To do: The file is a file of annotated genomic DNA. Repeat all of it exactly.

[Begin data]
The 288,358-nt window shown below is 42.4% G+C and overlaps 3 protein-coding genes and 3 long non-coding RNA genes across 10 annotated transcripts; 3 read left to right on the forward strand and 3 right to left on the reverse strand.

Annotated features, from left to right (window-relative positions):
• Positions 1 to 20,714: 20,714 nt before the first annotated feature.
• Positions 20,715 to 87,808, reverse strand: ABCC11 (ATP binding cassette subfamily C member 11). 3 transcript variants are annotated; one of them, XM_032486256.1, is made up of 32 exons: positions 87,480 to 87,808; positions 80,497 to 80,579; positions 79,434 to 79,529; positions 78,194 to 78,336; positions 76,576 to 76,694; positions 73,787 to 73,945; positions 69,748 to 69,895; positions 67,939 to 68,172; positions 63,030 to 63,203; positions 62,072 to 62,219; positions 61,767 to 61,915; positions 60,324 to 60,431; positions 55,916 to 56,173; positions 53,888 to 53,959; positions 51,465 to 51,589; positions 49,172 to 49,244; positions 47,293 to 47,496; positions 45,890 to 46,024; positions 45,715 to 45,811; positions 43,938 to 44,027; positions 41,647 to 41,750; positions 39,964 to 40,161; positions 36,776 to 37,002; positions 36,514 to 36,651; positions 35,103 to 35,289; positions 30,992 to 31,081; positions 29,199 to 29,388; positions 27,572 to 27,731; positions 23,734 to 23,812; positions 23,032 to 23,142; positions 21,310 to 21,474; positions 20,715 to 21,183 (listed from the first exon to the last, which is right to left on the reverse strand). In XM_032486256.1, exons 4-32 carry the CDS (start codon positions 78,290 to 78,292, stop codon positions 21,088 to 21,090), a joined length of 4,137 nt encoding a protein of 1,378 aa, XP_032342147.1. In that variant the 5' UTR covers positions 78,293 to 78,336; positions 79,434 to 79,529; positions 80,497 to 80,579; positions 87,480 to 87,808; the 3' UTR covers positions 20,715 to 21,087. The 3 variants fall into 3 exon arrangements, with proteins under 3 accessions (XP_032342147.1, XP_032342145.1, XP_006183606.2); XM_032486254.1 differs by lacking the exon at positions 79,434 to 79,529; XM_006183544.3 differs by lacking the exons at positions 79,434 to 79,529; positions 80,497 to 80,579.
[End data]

The 288,358-nt window shown below is 42.4% G+C and overlaps 3 protein-coding genes and 3 long non-coding RNA genes across 10 annotated transcripts; 3 read left to right on the forward strand and 3 right to left on the reverse strand.

Annotated features, from left to right (window-relative positions):
• Positions 1 to 20,714: 20,714 nt before the first annotated feature.
• Positions 20,715 to 87,808, reverse strand: ABCC11 (ATP binding cassette subfamily C member 11). 3 transcript variants are annotated; one of them, XM_032486256.1, is made up of 32 exons: positions 87,480 to 87,808; positions 80,497 to 80,579; positions 79,434 to 79,529; positions 78,194 to 78,336; positions 76,576 to 76,694; positions 73,787 to 73,945; positions 69,748 to 69,895; positions 67,939 to 68,172; positions 63,030 to 63,203; positions 62,072 to 62,219; positions 61,767 to 61,915; positions 60,324 to 60,431; positions 55,916 to 56,173; positions 53,888 to 53,959; positions 51,465 to 51,589; positions 49,172 to 49,244; positions 47,293 to 47,496; positions 45,890 to 46,024; positions 45,715 to 45,811; positions 43,938 to 44,027; positions 41,647 to 41,750; positions 39,964 to 40,161; positions 36,776 to 37,002; positions 36,514 to 36,651; positions 35,103 to 35,289; positions 30,992 to 31,081; positions 29,199 to 29,388; positions 27,572 to 27,731; positions 23,734 to 23,812; positions 23,032 to 23,142; positions 21,310 to 21,474; positions 20,715 to 21,183 (listed from the first exon to the last, which is right to left on the reverse strand). In XM_032486256.1, exons 4-32 carry the CDS (start codon positions 78,290 to 78,292, stop codon positions 21,088 to 21,090), a joined length of 4,137 nt encoding a protein of 1,378 aa, XP_032342147.1. In that variant the 5' UTR covers positions 78,293 to 78,336; positions 79,434 to 79,529; positions 80,497 to 80,579; positions 87,480 to 87,808; the 3' UTR covers positions 20,715 to 21,087. The 3 variants fall into 3 exon arrangements, with proteins under 3 accessions (XP_032342147.1, XP_032342145.1, XP_006183606.2); XM_032486254.1 differs by lacking the exon at positions 79,434 to 79,529; XM_006183544.3 differs by lacking the exons at positions 79,434 to 79,529; positions 80,497 to 80,579.